Morning is a hopeful time. The day stretches ahead of you waiting to be filled with good ideas and hard work. Everything seems possible, even though you have a massive to-do list. Your to-do list is actually a to-do pile. This is revealing and disturbing if you think about it so you don’t.
You fix a bowl of cereal and notice that an animal has gotten into the garbage and your driveway is now the canvas for a sickly collage of coffee grounds, fish wrappers, onion skins, a sponge, a broken light bulb, leftover salad, bits of styrofoam and clawed-at bags of dog shit. You curse the squirrels and the City of Newton for their garbage cans that don’t lock. You clean it up, breathing through your mouth, then scrub your hands and head upstairs to work. In a few minutes the dog pushes the door open, lays down, and starts rubbing his chin furiously on the rug and moaning. This has been going on for a few days and you finally call the vet to make an appointment. You feel bad about waiting for so long and decide to walk the dog because he’s old and decrepit and the only thing that brings him pleasure is smelling things. When you get back you poke your head into the den to say hello to Satchel and he tells you that he feels sick. You are a pretty good mother so you ask if there is anything you can do for him. He says “soup.” There is no way you are making soup so you drive to Barry’s and buy some.
Now it’s lunchtime. There’s nothing good to eat in the refrigerator and the soup is spoken for so you microwave an Amy’s frozen lasagna, which is always weirdly satisfying, and go back upstairs. You’ve made a deal with yourself that you will work on music after you get two hours of admininistrative stuff done. You send interview requests to Henry Rollins’ publicist (he’s passing, which is bogus, he should totally talk to you) and T Bone Burnett’s manager (no word yet). You finish editing your Frank Black interview, scour the web for early Pixies footage, and email links to Aimee Mann’s and Chuck D’s handlers and to Mary Gauthier with notes encouraging them to repost the links. You can’t believe you haven’t been doing this all along but self-promotion doesn’t come naturally and that’s a huge problem. You wonder for the hundredth time how to rank friends, followers, and likes in the popularity contest that your life’s work has become, and what you would do with the information even if you had it.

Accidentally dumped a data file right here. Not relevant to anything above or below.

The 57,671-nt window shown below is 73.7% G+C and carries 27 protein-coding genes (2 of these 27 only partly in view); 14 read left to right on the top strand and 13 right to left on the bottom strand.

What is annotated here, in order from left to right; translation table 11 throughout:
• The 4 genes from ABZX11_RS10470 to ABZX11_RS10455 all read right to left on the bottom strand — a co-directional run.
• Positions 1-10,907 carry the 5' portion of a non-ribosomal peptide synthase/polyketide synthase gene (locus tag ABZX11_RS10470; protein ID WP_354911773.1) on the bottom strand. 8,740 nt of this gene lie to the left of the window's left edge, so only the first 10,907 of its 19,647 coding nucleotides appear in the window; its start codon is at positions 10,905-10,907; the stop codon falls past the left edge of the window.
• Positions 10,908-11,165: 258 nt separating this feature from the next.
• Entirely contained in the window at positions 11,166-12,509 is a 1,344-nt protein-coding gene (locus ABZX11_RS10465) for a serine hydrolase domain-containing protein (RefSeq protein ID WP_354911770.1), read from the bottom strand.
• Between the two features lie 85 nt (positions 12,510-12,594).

Now it’s late afternoon. Dinner, which was supposed to be a joy instead of a burden after you left your job, looms like a shadow. You wonder about the marinating meats and simmering pots that were going to perfume the afternoons. You close the computer, set the phone to silent, and open your notebook to the “Middle-Aged Rock Band” lyrics. You’ve been wanting to finish this song for weeks. You love the first verse and the chorus. You like the second verse even though it’s not as pithy as the first. You pick up the guitar. And then, nothing. No words. No direction. No patience. You start to play a different song because it feels better than staring into space. This is your new pattern, a horrifying pattern of giving up. You remind yourself that practicing guitar is important, too. But you know it’s not as important as developing good songwriting habits. Maybe you should step away from the troublesome unfinished song and start a new song. Is that lame or sensible? You have no idea. It doesn’t matter because look who’s back.
Now it’s dinnertime. No, it’s past dinnertime. You feed the dog and jump in the car and drive to Whole Foods, as you do every day, trying to think of the fastest, easiest possible thing you can cook. Whatever you make, no one complains. Everyone understands. They’re all rooting for you and that makes you want to cry. After dinner you pour a giant glass of wine and climb the stairs back up to the attic. You know you can do this. Even though the day was a wash. Even though everything is confusing. Even though you’re disappointed in yourself. Open up the notebook.